Ultrasound performed on Shawu’s trunk


A while back Shawu’s carers noticed him frequently stepping on his trunk and also unusually swinging it around or bumping it against objects. We were unsure whether this was just the result of excessive itching or whether something else was bothering him.

The initial treatment procedure was conservative, and he was put on antibiotics, additional vitamins and treated symptomatically. Just when we thought he was getting better and drinking stronger again, he started showing signs of an itchy trunk and was drinking less again. There were also changes in his stools, which was either too stiff or too loose.


In an effort to figure out what was bothering him, and to eliminate other possibilities such as ulcers or a foreign object being stuck in his trunk, Dr Rogers suggested that an ultrasound be done. We were fortunate that Dr Johan Marais (from Saving the Survivors) was in town attending a conference in Skukuza, and he kindly agreed to assist with an endoscopic examination. Dr Johan and Dr Zöe Glyphis (also from Saving the Survivors), joined Dr Rogers on the 14th of February when he darted Shawu, and they did the endoscopic examination under standing sedation. Blood samples were also collected to test for possible infections. Both channels of his trunk were examined using the endoscope and to our great relief, nothing out of the ordinary was found. However, when his mouth was examined it was discovered that he may in fact be teething.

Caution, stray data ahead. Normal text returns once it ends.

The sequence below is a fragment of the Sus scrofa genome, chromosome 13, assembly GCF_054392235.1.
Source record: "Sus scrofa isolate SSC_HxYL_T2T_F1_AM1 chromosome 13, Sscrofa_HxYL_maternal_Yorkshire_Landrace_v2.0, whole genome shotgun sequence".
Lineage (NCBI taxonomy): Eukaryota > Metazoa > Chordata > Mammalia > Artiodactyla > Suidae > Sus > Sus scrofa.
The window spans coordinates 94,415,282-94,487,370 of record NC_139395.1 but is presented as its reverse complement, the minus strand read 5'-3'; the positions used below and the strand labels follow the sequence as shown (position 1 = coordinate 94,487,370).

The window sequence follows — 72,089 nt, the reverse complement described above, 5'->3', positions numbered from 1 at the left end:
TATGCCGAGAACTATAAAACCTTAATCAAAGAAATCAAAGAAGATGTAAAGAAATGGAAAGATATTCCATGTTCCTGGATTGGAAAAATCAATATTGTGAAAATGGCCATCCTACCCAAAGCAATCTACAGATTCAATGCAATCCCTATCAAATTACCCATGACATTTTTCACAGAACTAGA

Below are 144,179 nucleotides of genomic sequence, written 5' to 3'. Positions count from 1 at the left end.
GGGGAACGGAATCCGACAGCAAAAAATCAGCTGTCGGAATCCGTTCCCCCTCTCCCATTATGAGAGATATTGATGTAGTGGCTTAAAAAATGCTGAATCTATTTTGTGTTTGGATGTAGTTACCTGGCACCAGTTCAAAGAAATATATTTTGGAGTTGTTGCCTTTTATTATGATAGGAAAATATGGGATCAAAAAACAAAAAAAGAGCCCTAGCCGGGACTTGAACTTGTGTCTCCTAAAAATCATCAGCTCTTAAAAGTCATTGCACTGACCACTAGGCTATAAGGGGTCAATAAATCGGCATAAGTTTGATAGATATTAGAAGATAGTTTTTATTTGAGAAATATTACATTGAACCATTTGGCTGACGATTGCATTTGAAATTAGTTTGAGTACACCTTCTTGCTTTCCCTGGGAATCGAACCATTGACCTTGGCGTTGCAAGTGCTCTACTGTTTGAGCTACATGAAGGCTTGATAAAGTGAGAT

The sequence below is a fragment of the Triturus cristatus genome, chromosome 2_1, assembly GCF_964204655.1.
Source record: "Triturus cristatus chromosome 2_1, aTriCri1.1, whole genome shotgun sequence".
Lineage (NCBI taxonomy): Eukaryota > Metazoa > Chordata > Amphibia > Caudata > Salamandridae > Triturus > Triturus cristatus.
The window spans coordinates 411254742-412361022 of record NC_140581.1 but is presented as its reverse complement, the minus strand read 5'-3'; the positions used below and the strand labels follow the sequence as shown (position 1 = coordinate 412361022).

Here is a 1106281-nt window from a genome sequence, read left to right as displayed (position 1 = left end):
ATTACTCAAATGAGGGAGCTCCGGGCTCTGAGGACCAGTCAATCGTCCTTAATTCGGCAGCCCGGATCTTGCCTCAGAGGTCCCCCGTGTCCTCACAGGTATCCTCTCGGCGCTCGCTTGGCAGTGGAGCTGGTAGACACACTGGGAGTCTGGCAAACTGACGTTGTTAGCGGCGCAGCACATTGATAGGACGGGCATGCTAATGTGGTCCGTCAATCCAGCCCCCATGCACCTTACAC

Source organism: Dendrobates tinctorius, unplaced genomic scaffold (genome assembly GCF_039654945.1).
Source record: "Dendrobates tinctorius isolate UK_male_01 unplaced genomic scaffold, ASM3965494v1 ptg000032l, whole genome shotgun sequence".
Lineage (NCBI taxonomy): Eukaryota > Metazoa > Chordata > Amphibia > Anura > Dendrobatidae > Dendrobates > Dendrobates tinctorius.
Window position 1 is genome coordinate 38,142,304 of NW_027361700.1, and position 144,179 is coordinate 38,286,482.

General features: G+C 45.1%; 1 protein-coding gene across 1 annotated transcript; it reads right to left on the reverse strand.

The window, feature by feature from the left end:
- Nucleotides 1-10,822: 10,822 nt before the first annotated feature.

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From the basic research available on this subject, it seems young elephants can have a hard time when teething – teething can trigger fever and diarrhea which can be life threatening, plunging the calf into rapid physical decline through dehydration. In order to prepare for what we may possibly face in future, our Advisory Committee has decided to further investigate the impact of teething on young elephants.


Although Shawu was cleared during the procedure and his condition seemed to improve, only 10 days later he was again exhibiting the same symptoms. When his blood results returned, Dr Rogers suggested that a blood transfusion be done to boost Shawu’s plasma. Blood was drawn from one of the adult elephants at Camp Jabulani, and Shawu had the transfusion – read here.


Shawu is doing well at the moment. He is under the ever-watchful eye of all his carers and they will continue to ensure he receives the best care possible.